Sometimes microcredit leads to more savings rather than more debt. That sounds paradoxical, but borrowing in one asset can be a path toward (more efficient) saving in other assets.
To better understand this puzzle, we must set aside some of our preconceptions about how saving operates in poor countries, most of all in rural areas. Westerners typically save in the form of money or money-denominated assets such as stocks and bonds. But in poor communities, money is often an ineffective medium for savings; if you want to know how much net saving is going on, don’t look at money. Banks may be a daylong bus ride away or may be plagued, as in Ghana, by fraud. A cash hoard kept at home can be lost, stolen, taken by the taxman, damaged by floods, or even eaten by rats. It creates other kinds of problems as well. Needy friends and relatives knock on the door and ask for aid. In small communities it is often very hard, even impossible, to say no, especially if you have the cash on hand.
People who have even extremely modest wealth are also asked to perform more community service, or to pay more to finance community rituals and festivals. In rural Guerrero State, in Mexico, for example, one of us (Cowen) found that most people who saved cash did not manage to hold on to it for more than a few weeks or even days. A dollar saved translates into perhaps a quarter of that wealth kept. It is as if cash savings faces an implicit “tax rate” of 75 percent.
Under these kinds of conditions, a cow (or a goat or pig) is a much better medium for saving. It is sturdier than paper money. Friends and relatives can’t ask for small pieces of it. If you own a cow, it yields milk, it can plow the fields, it produces dung that can be used as fuel or fertilizer, and in a pinch it can be slaughtered and turned into saleable meat or simply eaten. With a small loan, people in rural areas can buy that cow and use cash that might otherwise be diverted to less useful purposes to pay back the microcredit institution. So even when microcredit looks like indebtedness, savings are going up rather than down.
Microcredit is making people’s lives better around the world. But for the most part, it is not pulling them out of poverty. It is hard to find entrepreneurs who start with these tiny loans and graduate to run commercial empires. Bangladesh, where Grameen Bank was born, is still a desperately poor country. The more modest truth is that microcredit may help some people, perhaps earning $2 a day, to earn something like $2.50 a day. That may not sound dramatic, but when you are earning $2 a day it is a big step forward. And progress is not the natural state of humankind; microcredit is important even when it does nothing more than stave off decline.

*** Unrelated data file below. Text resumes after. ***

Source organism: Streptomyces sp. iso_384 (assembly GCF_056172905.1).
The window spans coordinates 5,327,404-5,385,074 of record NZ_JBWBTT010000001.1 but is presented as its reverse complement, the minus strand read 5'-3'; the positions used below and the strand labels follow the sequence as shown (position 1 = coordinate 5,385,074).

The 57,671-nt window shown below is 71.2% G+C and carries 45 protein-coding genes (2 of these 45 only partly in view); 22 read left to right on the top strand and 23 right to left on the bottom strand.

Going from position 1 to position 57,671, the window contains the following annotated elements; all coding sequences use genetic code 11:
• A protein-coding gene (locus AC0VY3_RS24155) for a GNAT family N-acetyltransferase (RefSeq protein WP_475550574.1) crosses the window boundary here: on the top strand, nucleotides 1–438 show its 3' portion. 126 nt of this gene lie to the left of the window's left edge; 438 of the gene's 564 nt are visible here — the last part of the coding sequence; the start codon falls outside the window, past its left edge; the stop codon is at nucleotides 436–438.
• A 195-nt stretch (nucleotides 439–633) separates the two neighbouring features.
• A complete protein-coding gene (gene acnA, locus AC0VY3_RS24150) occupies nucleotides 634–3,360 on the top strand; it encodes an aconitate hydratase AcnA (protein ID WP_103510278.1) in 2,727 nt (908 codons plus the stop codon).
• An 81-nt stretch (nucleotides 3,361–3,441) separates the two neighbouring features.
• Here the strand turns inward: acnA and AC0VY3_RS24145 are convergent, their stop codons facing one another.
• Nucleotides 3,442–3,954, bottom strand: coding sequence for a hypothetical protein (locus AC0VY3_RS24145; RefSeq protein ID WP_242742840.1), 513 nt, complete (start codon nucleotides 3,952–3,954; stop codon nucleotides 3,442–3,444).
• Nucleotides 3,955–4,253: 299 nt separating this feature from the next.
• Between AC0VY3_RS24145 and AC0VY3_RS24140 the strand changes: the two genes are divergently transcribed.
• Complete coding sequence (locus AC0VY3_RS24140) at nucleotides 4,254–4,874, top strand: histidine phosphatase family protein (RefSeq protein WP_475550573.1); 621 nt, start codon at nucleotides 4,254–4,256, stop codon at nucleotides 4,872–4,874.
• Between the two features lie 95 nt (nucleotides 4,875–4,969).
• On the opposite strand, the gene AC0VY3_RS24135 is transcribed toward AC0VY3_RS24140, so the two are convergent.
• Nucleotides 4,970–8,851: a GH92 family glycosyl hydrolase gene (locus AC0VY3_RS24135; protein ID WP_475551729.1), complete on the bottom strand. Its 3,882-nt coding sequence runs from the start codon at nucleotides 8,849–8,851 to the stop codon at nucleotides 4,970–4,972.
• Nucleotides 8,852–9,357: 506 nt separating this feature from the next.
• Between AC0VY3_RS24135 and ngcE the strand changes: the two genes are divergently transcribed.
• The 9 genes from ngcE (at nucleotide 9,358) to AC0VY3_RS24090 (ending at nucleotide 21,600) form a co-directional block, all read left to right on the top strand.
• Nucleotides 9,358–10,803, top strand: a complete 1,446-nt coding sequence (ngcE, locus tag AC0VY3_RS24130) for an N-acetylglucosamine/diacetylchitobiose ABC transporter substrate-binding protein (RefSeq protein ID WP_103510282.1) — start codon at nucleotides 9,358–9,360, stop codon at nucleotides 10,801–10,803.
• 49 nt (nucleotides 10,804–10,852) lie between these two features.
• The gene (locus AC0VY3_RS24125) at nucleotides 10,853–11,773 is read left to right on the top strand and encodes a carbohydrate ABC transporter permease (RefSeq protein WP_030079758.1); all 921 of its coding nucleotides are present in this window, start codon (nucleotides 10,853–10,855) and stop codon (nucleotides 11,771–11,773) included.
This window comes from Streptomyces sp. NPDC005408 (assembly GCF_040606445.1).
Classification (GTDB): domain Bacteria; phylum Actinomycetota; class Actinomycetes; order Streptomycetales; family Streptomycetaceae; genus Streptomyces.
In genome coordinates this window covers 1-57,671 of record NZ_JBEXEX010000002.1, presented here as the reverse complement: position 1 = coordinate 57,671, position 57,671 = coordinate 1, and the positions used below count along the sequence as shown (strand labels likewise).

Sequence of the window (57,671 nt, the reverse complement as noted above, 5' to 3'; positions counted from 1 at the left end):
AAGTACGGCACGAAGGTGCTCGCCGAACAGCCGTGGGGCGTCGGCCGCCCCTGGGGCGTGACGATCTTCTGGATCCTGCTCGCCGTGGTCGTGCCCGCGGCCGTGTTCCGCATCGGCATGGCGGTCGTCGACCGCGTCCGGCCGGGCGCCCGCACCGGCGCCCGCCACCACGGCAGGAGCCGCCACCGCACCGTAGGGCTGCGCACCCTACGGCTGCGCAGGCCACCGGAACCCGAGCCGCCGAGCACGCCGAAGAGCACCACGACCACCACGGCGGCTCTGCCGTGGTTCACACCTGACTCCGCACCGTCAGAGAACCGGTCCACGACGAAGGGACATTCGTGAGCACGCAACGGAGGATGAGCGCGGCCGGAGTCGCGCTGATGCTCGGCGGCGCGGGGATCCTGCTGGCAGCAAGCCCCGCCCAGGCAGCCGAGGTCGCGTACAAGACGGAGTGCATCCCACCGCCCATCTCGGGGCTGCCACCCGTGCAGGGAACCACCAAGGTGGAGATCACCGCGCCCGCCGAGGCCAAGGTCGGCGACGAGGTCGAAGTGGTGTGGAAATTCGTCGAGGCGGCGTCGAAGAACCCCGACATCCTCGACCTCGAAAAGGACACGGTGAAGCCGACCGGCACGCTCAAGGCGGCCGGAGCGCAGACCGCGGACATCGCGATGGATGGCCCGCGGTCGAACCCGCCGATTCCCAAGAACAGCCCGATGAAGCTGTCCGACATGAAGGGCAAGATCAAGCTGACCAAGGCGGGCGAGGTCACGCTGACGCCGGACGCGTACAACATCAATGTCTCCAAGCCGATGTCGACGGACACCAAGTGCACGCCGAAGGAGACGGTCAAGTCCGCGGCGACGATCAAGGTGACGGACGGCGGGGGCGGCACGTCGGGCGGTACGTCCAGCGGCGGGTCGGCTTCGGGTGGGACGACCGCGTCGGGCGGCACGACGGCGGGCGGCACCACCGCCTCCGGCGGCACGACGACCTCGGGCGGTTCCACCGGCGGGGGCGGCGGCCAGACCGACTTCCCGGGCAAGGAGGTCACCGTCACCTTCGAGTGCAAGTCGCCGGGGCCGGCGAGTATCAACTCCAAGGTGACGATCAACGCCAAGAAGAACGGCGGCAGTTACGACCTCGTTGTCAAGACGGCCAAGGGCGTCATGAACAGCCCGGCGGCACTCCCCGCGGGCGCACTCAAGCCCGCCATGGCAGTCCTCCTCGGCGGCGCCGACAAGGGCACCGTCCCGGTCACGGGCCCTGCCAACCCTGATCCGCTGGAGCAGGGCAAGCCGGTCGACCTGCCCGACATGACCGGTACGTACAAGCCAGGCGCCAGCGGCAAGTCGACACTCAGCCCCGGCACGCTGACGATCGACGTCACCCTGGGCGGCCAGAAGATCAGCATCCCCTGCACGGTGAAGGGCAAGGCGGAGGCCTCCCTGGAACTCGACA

With microcredit, life becomes more bearable and easier to manage. The improvements may not show up as an explicit return on investment, but the benefits are very real. If a poor family is able to keep a child in school, send someone to a clinic, or build up more secure savings, its well-being improves, if only marginally. This is a big part of the reason why poor people are demanding greater access to microcredit loans. And microcredit, unlike many charitable services, is capable of paying for itself—which explains why the private sector is increasingly involved. The future of microcredit lies in the commercial sector, not in unsustainable aid programs. Count this as another benefit.
If this portrait sounds a little underwhelming, don’t blame microcredit. The real issue is that we so often underestimate the severity and inertia of global poverty. Natalie Portman may not be right when she says that an end to poverty is “just a mouse click away,” but she’s right to be supportive of a tool that helps soften some of poverty’s worst blows for many millions of desperate people.
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Karol Boudreaux is a senior research fellow at the Mercatus Center at George Mason University. Tyler Cowen is a professor of economics at George Mason University and author of Discover Your Inner Economist: Use Incentives to Fall in Love, Survive Your Next Meeting, and Motivate Your Dentist.
Photo courtesy of Flickr/Michael Foley